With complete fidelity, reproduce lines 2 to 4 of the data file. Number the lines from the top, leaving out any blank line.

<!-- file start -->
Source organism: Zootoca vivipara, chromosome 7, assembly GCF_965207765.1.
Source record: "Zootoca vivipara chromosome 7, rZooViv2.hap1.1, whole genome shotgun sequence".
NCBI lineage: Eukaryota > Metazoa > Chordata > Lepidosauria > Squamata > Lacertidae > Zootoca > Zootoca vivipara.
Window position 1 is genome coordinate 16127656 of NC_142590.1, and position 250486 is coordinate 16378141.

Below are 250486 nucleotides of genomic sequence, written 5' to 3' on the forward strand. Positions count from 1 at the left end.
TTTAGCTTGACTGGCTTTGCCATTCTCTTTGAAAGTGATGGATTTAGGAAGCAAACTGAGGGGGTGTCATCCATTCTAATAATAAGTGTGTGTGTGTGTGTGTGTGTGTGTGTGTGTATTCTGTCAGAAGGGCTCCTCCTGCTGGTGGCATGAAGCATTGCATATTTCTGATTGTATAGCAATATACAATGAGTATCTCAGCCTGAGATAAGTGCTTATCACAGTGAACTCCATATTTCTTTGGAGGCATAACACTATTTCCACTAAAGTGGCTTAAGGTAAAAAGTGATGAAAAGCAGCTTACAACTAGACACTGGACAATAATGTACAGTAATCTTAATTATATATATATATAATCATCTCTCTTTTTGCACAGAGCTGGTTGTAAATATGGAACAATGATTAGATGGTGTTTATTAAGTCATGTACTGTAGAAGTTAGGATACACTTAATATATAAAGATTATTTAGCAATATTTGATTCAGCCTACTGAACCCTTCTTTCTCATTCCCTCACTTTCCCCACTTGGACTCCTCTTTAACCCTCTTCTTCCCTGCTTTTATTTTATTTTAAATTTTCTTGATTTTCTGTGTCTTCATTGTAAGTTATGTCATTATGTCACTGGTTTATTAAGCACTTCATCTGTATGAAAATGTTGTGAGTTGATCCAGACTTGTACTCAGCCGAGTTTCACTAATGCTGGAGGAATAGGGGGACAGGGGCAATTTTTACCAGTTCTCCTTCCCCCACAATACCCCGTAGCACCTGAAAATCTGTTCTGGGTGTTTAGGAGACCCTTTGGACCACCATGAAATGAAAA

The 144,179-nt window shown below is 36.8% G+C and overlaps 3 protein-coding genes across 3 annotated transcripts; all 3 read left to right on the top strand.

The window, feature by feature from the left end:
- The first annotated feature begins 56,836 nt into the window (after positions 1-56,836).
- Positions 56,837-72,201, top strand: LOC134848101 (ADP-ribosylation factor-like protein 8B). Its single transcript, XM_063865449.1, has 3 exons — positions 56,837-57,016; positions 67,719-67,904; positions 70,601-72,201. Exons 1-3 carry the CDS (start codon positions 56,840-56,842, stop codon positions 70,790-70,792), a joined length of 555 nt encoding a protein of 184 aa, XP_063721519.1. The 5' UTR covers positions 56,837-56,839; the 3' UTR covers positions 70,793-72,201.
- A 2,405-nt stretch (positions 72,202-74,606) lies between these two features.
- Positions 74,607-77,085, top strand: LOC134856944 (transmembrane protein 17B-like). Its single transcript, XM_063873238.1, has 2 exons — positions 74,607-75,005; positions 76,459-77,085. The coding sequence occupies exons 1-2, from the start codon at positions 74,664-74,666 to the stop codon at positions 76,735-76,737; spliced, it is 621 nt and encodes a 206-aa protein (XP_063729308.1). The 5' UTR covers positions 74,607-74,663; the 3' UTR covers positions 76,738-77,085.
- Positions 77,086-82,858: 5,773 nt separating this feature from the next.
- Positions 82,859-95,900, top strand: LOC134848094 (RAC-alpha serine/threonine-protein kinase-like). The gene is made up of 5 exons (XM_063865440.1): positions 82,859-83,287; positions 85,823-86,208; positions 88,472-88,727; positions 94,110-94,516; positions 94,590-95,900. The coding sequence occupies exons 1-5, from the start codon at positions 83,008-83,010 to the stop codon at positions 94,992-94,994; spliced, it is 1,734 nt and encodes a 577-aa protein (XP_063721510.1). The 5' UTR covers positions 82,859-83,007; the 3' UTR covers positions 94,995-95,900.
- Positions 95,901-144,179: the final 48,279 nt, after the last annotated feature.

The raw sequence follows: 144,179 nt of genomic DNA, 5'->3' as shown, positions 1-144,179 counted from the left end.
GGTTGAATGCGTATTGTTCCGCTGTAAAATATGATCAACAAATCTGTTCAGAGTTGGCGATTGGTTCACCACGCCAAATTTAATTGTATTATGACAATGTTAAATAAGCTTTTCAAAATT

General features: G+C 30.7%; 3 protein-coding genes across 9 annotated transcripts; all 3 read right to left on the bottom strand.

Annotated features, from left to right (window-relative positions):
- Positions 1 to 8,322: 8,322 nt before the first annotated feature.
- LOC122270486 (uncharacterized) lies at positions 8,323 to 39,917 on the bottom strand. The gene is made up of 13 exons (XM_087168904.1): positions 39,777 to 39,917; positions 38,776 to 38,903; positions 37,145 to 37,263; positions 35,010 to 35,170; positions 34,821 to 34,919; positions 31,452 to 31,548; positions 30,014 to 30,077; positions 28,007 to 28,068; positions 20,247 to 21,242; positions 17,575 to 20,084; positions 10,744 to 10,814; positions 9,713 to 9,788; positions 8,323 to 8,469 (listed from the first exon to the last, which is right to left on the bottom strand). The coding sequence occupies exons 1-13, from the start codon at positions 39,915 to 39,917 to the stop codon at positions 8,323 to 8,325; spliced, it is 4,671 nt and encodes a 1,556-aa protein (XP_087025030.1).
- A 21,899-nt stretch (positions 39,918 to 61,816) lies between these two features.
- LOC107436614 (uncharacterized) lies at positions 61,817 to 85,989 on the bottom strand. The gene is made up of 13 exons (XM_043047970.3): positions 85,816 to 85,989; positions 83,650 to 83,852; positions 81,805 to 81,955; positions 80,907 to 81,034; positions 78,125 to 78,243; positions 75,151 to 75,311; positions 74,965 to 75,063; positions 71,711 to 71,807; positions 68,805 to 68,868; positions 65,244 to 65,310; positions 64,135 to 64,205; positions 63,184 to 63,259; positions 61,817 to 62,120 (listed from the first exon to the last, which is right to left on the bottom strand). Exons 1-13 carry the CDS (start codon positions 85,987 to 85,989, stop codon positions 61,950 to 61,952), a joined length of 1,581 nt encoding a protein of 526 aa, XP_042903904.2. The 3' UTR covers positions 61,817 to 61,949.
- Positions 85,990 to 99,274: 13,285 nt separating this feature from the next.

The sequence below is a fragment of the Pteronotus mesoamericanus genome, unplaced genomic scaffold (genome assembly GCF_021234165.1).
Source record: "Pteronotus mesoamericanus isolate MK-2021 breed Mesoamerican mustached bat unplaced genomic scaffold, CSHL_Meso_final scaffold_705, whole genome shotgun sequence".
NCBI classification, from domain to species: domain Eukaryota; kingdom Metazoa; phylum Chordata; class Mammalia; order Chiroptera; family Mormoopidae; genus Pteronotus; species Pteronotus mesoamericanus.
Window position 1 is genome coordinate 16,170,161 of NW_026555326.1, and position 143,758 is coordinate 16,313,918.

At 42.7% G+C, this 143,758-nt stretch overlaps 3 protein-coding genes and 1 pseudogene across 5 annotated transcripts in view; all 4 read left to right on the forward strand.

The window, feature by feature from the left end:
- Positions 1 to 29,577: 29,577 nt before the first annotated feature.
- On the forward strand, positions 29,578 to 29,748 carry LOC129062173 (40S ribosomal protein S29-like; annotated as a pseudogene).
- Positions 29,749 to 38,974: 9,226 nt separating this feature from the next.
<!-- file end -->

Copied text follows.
Source record: "Zootoca vivipara chromosome 7, rZooViv2.hap1.1, whole genome shotgun sequence".
NCBI lineage: Eukaryota > Metazoa > Chordata > Lepidosauria > Squamata > Lacertidae > Zootoca > Zootoca vivipara.
Window position 1 is genome coordinate 16127656 of NC_142590.1, and position 250486 is coordinate 16378141.